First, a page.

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The Whale Warriors is a fantastic and important book, and remains one of my all-time favorites. It’s an adventure tale to rival any other for daring and lunacy, about a ship that flies the Jolly Roger, sailing the dangerous seas of international politics, with a crew willing to die for their beliefs. It’s an eloquent travelogue and celebration of nature at her grandest and most intimate, and an execration of our wanton destruction of the oceanic ecosystem. At its center lies the tragic torture and killing of the world’s most amazing animals - whales that carry some of the symbolic weight of Moby Dick - and a captain (Paul Watson, founder of Sea Shepherd) who bears more than a slight resemblance to an anti-Ahab. In the ten years since The Whale Warriors was published, Sea Shepherd has become a major global force for conservation, in a battle whose stakes have only intensified. As Heller says in his new afterword, “If [Watson] was notorious when I first met him, he was legendary now.” With career-spanning coverage of life and sports on and in the water, with his role in The Cove (Heller was one of 5 surfers who paddled into the cove when a pod of pilot whales was being slaughtered and his footage can be seen in the movie), and with this masterful account of Watson and Sea Shepherd, Peter Heller has played a powerful role of his own in advocating for life in the seas.
— Sara, Atlanta
Now with a new afterword by the author, the tenth-anniversary edition of Peter Heller's "swashbuckling adventure" (Publishers Weekly
) takes us on a hair-raising journey aboard a whale saving pirate ship with a vigilante crew whose mission is to stop illegal Japanese whaling in the stormy seas of Antarctica. The Whale Warriors
is an adventure story set in the far reaches of the globe. For two months in 2005, journalist Peter Heller was aboard the Farley Mowat
as it stalked its prey--a Japanese whaling fleet--through the storms and ice of Antarctica. The little ship is black, flies under a jolly roger, and carries members of the Sea Shepherd Society, a radical environmental group who are willing to die to stop illegal whale hunting.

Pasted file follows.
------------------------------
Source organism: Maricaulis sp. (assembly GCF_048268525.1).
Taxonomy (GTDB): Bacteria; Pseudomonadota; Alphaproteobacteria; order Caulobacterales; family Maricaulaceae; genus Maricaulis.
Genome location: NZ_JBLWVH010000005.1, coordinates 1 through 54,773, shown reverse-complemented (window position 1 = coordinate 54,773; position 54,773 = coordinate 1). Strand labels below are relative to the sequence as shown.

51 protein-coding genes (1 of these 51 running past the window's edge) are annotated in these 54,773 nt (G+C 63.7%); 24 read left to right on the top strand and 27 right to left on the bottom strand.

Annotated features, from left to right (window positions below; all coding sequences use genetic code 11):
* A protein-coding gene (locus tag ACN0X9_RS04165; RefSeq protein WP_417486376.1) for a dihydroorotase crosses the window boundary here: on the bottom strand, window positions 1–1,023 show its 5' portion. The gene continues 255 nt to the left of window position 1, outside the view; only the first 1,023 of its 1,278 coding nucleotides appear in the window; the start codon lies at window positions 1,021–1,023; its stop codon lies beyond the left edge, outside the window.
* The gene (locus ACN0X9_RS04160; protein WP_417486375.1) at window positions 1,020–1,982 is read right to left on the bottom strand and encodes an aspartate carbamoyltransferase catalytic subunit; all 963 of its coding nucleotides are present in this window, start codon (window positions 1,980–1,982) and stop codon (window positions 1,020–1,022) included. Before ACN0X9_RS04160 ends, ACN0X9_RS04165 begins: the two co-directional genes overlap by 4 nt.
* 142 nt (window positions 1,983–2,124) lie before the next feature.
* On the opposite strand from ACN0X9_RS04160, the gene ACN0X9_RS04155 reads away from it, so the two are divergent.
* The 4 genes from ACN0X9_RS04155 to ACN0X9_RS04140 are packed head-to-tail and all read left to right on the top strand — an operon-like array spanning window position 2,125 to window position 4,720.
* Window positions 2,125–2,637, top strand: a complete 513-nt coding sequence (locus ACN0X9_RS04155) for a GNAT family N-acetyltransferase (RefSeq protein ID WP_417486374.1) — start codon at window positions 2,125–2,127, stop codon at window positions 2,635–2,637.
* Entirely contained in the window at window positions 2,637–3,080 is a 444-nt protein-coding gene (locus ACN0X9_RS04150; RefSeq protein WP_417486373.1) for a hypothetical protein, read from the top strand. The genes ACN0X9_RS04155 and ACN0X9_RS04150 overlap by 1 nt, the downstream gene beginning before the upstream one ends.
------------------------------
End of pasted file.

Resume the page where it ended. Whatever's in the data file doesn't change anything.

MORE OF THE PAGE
Heller recreates a nail-biting showdown when Captain Watson and his crew attempt to deliberately ram an enormous Japanese whaling ship, trying to tear open its hull with a steel blade called a "Can Opener." In thirty-five-foot seas, a deadly game of Antarctic chicken begins. But while the ships are far from rescue, the world is watching. Japan threatens to send down defense aircraft and warships, Australia appeals for calm, New Zealand dispatches military surveillance aircraft, the US Office of Naval Intelligence issues a piracy warning, and international media begin to track the developing whale war.
As Heller describes the slow, rusting, old Norwegian trawler Farley Mowat
and the fast, new six ship whaling fleet of the Japanese, we also learn about the crisis of our oceans, which are on the verge of total ecosystem collapse. The exploitation of endangered whales is emblematic of an over-exploitation of the seas that is now entering its desperate denouement with our own survival in the balance. "A swift kick to any remaining complacency about the plight of our oceans" (National Geographic Adventure
), The Whale Warriors
is "two parts high seas swashbuckle and one part inconvenient truth" (Surfer